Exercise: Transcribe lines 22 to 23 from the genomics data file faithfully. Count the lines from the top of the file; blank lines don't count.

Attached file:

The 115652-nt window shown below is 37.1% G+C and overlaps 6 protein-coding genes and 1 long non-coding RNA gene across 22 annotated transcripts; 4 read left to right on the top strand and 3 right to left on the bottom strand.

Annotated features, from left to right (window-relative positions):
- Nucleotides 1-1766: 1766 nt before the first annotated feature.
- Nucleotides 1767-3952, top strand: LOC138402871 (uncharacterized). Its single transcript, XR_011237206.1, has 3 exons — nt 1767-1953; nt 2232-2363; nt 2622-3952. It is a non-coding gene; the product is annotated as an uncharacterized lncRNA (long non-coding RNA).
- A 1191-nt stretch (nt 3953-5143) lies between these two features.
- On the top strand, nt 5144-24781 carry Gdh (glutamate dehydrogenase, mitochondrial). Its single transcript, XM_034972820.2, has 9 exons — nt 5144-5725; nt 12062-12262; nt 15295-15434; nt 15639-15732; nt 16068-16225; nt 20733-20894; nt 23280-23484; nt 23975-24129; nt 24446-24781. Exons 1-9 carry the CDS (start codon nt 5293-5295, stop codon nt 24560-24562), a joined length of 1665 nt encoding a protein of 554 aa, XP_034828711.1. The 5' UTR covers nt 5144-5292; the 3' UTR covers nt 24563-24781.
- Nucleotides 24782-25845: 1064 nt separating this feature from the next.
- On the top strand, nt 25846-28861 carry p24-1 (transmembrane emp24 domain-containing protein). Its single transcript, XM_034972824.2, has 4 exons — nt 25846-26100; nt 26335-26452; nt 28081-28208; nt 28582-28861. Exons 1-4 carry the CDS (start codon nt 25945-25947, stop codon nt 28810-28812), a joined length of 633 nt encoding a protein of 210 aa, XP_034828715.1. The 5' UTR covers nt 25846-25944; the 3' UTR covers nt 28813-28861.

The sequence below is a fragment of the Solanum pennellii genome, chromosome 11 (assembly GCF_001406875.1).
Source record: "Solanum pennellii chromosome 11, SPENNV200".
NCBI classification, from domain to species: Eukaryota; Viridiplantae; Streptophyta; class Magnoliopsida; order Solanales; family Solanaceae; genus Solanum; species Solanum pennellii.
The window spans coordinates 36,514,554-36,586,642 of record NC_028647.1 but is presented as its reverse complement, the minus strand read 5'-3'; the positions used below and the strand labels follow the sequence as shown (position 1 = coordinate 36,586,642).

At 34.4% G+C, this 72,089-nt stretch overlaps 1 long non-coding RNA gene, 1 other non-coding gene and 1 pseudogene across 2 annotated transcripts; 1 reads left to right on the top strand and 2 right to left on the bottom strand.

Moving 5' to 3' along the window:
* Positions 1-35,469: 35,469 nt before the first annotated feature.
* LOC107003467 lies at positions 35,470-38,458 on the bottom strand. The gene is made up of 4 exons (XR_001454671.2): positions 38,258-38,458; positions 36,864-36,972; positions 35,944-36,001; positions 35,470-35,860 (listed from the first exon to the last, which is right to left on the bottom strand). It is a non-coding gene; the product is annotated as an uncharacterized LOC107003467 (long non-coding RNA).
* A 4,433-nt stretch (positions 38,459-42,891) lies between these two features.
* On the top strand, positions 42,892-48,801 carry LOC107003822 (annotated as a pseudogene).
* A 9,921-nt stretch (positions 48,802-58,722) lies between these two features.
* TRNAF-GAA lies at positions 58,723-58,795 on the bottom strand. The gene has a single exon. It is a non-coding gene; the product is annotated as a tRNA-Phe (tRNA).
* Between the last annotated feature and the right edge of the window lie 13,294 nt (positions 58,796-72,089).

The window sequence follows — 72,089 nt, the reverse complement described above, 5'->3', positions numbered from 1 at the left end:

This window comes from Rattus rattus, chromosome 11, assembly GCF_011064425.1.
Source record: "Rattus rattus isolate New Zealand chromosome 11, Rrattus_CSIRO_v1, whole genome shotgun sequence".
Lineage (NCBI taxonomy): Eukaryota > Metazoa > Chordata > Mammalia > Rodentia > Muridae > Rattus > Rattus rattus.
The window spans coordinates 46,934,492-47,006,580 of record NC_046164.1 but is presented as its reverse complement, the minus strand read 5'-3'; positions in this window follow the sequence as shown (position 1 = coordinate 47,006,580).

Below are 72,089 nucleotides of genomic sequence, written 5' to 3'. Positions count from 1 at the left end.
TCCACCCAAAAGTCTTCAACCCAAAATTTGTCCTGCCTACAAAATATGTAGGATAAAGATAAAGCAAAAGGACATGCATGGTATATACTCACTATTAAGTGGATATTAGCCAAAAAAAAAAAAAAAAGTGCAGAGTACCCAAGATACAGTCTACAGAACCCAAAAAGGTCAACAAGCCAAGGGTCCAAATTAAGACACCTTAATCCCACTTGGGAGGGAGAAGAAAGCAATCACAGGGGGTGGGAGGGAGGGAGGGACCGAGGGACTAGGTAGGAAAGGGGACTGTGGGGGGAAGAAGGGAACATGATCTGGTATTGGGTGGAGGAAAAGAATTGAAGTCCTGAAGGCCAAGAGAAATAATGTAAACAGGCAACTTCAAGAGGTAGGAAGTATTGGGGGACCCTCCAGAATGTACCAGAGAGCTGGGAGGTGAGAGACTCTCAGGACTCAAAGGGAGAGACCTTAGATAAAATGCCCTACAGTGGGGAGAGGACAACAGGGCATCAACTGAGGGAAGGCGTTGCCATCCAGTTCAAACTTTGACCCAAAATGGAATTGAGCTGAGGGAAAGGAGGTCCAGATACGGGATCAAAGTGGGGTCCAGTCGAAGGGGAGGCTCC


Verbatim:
The window sequence follows — 72,089 nt, the reverse complement described above, 5'->3', positions numbered from 1 at the left end:

This window comes from Rattus rattus, chromosome 11, assembly GCF_011064425.1.